Jewell estimated it would cost more than $1 billion to fix schools with crumbling infrastructures. Officials are pursuing money through Congress, existing government programs and philanthropic organizations.

“We have to get creative,” Jewell said.

Fewer hungry humans — but still too many

Food aid in Tajikistan    Feed My Starving Children

Food aid in Tajikistan Feed My Starving Children

 

By Nathanael Johnson, Grist

 

Which country has the highest percentage of hungry people? I’ll put the answer at the bottom. (Hint: it’s not located in Africa.)

The United Nations’ annual report on hunger has arrived bearing sobering factoids like this one, along with some remarkably good news: There are now 100 million fewer chronically hungry people than there were 10 years ago.

The improvements vary dramatically. In southeast Asia, 30 percent of people were undernourished in 1992; now it’s down to 10 percent, a stunning accomplishment. But in the Middle East (here labeled western Asia), the percentage of undernourished people has actually gone up. Worldwide, 11 percent of people still go through most of their lives hungry.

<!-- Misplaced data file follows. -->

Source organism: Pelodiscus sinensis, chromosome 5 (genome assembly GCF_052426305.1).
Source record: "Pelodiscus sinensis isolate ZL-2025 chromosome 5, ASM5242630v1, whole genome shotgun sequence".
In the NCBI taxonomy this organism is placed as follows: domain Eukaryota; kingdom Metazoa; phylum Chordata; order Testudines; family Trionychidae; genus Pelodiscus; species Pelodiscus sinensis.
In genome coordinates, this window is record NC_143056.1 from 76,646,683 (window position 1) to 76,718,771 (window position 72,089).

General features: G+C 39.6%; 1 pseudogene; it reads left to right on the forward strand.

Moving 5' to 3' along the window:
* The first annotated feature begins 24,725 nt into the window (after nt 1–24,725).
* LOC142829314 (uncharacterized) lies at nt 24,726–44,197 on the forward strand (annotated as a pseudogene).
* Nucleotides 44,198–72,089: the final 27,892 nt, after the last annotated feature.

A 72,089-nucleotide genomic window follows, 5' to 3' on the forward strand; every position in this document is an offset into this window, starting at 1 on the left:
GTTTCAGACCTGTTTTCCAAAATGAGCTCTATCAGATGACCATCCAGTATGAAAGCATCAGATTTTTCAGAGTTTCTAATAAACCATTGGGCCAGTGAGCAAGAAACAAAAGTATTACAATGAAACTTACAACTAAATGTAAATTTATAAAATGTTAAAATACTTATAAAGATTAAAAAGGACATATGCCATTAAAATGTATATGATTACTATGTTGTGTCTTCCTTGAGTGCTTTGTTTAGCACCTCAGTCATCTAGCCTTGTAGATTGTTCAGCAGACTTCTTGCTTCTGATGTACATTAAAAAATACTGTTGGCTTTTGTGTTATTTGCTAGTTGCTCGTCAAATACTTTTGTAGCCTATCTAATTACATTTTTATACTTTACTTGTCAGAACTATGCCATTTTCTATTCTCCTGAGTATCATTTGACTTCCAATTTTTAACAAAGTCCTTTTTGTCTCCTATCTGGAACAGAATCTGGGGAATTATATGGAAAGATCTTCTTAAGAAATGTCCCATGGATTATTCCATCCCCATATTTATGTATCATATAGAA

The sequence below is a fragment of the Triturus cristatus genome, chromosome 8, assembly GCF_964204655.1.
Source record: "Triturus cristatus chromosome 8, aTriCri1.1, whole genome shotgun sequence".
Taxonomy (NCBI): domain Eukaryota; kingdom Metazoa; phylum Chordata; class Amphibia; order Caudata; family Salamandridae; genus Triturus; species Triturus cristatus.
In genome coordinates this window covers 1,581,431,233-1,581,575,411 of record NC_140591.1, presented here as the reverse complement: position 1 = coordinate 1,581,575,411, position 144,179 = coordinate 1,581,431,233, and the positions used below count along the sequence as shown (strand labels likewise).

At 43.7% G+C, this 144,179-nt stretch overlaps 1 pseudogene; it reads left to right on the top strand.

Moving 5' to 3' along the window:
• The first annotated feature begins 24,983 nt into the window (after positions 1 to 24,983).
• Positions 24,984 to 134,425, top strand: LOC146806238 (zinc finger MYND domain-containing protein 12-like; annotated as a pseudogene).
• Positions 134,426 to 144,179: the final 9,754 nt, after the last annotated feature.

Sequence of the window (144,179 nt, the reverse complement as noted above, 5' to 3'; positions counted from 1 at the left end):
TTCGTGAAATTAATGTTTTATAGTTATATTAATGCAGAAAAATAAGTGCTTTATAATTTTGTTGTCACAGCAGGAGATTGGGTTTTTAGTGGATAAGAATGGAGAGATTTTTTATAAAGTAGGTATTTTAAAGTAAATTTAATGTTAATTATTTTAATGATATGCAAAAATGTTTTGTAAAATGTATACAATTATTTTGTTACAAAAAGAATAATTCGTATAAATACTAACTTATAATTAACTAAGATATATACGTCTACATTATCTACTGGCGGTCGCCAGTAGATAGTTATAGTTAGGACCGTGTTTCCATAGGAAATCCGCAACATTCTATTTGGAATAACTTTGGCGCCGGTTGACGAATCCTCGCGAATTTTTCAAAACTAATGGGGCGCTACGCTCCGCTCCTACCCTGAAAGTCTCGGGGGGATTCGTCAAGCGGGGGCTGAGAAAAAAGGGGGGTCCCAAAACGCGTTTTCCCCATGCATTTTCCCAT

Screen Shot 2014-09-16 at 4.08.41 PM

 

The UN’s Food and Agriculture Organization says that the Millennium Development Goals on hunger are within reach “if appropriate and immediate efforts are stepped up.”

What form should those efforts take? The UN urges everyone to remember that hunger is a fundamentally political problem:

Lack of food, as we’ve said, is not the problem. The world produces enough food for everyone to be properly nourished and lead a healthy and productive life. Hunger exists because of poverty, natural disasters, earthquakes, floods and droughts. Women are particularly affected. In many countries they do most of the farming, but do not have the same access as men to training, credit or land.